Top with an espresso-sized teaspoon of the marinated peppers and onions and a little olive oil. Season as desired with sea salt, black pepper and pimentón.
- Instead of the mussel, place a slab of canned tuna fish filet, preferably a good quality tuna from Spain.
- Instead of the mini-dill pickle, use a pitted green olive.
- Instead of the mini-dill pickle, use crisp and vinegary, pickled Basque guindilla peppers, available from Spain in jars.
- In addition to the marinated charred peppers and onion topping, dust the hard boiled egg with finely chopped fresh Italian parsley.
Top photo: A Spanish tapas made at home with anchovy, mussels, hard-boiled egg, marinated chopped peppers and onions and pickle on a skewer. Credit: David Latt
Extolled for its large leaves, colorful stems and ruggedness, both as a plant and as a vegetable, Swiss chard surprisingly remains intimidating to some home cooks.
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Swiss chard is botanically related to beets. It grows well in sandy soil, and it originated on the coasts of the Mediterranean. In fact, the Andalusian seaport of Málaga offers a delightful Swiss chard recipe for acelgas a la Malagueña that utilizes the golden raisins and paprika from the region. The Spanish word for Swiss chard, acelgas, comes from the Arabic word al-silq, meaning Swiss chard or beet greens. Although the coastal port of Málaga is known for its seafood, the local cooking is also favored with some appetizing vegetable preparations such as this.
As large leafy greens are famously nutritious, Swiss chard is an excellent vegetable to cook with for nutritional reasons, culinary reasons and palatable reasons. The following is the recipe I usually use when I teach classes on leafy green vegetables and want to introduce a vegetable. Many people know what Swiss chard is, but few have cooked it. Here’s your chance and you won’t be unhappy.
Acelgas a la Malagueña
2 pounds Swiss chard, heavy central stem ribs removed, washed well several times and drained
6 tablespoons extra virgin olive oil
3 large garlic cloves, finely chopped
¼ cup golden raisins
1 tablespoon paprika
Salt and freshly ground black pepper to taste
1 teaspoon white wine vinegar
1. Place the Swiss chard in a large steamer and wilt, covered, over high heat with only the water adhering to it from its last rinsing, 4 to 5 minutes. Drain and chop coarsely.
2. In a large sauté pan, put the Swiss chard, olive oil, garlic, raisins, paprika, salt, pepper and vinegar and turn the heat to medium-high. Cook until it begins to sizzle, about 3 minutes, reduce the heat to low and cook until the mixture is well coated and blended, about 15 minutes. Serve immediately.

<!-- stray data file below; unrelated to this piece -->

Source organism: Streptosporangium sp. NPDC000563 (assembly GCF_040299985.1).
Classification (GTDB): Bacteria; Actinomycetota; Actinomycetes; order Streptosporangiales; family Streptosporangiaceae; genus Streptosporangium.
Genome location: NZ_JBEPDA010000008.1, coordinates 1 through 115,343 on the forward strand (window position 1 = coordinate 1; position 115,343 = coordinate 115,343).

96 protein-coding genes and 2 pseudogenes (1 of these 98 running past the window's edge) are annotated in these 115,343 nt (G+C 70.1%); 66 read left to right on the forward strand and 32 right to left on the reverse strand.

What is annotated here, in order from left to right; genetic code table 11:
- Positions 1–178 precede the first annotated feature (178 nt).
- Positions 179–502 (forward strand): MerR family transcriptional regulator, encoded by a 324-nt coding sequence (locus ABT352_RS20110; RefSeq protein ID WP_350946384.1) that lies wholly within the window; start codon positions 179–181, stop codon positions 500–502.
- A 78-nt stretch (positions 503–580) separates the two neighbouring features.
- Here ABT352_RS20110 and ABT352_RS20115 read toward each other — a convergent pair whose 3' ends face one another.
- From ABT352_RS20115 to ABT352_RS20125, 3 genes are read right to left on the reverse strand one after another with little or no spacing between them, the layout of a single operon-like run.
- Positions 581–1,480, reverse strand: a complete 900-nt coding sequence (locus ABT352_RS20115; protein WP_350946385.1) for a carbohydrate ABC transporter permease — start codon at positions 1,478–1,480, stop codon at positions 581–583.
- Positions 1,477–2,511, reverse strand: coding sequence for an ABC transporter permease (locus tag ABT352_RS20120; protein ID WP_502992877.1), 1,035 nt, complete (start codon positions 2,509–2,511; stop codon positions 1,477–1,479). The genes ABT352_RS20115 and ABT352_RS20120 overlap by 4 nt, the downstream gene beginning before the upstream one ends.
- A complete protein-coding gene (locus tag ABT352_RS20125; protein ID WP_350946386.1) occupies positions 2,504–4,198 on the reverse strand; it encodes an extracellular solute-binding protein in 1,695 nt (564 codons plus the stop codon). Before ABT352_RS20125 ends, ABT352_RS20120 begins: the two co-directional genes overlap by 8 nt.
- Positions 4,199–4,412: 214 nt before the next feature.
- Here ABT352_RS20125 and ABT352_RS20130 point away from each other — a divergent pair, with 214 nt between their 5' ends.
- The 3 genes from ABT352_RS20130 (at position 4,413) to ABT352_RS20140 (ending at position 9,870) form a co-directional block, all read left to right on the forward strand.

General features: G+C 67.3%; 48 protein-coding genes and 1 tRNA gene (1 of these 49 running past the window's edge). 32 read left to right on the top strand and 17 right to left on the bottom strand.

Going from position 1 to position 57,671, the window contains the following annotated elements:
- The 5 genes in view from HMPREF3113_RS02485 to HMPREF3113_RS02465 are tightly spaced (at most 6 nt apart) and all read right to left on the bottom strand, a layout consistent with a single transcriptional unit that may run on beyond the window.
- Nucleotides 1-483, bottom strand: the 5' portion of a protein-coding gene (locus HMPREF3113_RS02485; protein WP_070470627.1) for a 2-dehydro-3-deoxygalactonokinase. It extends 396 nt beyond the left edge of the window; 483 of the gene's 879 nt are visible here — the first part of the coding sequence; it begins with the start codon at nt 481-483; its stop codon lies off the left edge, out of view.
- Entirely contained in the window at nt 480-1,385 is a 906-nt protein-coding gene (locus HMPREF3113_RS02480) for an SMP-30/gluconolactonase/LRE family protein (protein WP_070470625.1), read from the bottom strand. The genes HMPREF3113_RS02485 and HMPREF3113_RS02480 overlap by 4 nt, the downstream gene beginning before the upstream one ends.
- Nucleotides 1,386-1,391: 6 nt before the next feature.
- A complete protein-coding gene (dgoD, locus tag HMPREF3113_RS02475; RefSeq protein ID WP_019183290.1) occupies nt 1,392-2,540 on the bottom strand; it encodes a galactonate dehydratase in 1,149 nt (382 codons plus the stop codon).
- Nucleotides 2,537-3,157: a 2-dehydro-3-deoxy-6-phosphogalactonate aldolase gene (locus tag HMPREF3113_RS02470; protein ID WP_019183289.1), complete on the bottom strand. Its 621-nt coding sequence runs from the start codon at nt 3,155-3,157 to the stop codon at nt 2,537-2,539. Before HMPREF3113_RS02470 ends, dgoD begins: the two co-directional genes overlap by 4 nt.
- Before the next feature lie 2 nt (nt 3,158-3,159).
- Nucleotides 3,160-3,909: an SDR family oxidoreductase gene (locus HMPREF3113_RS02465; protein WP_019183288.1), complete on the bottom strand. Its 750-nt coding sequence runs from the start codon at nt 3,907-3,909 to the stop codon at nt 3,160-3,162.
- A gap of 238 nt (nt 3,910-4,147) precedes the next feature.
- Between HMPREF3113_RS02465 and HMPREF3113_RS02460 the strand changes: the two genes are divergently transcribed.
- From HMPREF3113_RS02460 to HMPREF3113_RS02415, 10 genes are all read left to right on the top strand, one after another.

Top photo: Red Swiss chard. Credit: Aspen Rock/iStockphoto
As a kid, I’d follow close on my dad’s heels when he went to the local fishing hole, where he’d spend the day reeling in crappie and bluegill. We’d share peanut butter sandwiches and catch crawdaddies and garter snakes while waiting for the fish to bite. At some point in the day, we’d always hunt for wild asparagus, which also grew around the pond.
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My father will tell anyone who will listen that the asparagus doesn’t grow until the thunder shakes it from the ground. He has a full head of white hair now, and people sit in rapture of his wisdom. Me? I’m not so sure. I picked my first asparagus this year between snowstorms. It made its debut almost seven weeks later than last year.
That might sound frustrating, but it is actually part of the appeal. I only eat wild asparagus, which grows during a narrow window in the spring.
For me, store-bought asparagus will never do. I don’t ever want to see it on my plate at the end of summer, or at Thanksgiving. The fact that it only appears once a year, and in a way that is highly variable, only adds to its charm. When the asparagus finally arrives, it is a herald of the season, and it is marked with a feast. Part of the joy of foraging is only eating foods during the short window of time that they are in season. It makes for an endless series of celebrations.
The wild asparagus I forage, Asparagus officinalis, is the same that Euell Gibbons made famous in his book, “Stalking the Wild Asparagus.” It is also the same species as the one sold commercially. This means that once you know how to find it in the wild, it is readily recognized.
The surest way to find asparagus is to find the overgrown fern-like mature plants from the previous year. For the most part, it grows in the same place from year to year. Old, dried asparagus has a distinctive orange-yellow tone that stands out against the new green growth of spring. Wild asparagus seems to really love fence lines, railroads and drainage ditches, but don’t be surprised to see it growing in the middle of a field.
Some people will try to tell you that only thin asparagus is good. Don’t believe them. Thick or thin, wild asparagus tastes the same. I prefer the thicker ones simply because they provide a more substantial bite of asparagus goodness. The most important factor in picking wild asparagus is to choose stalks that still have tightly closed heads, no matter how tall or thick they should grow.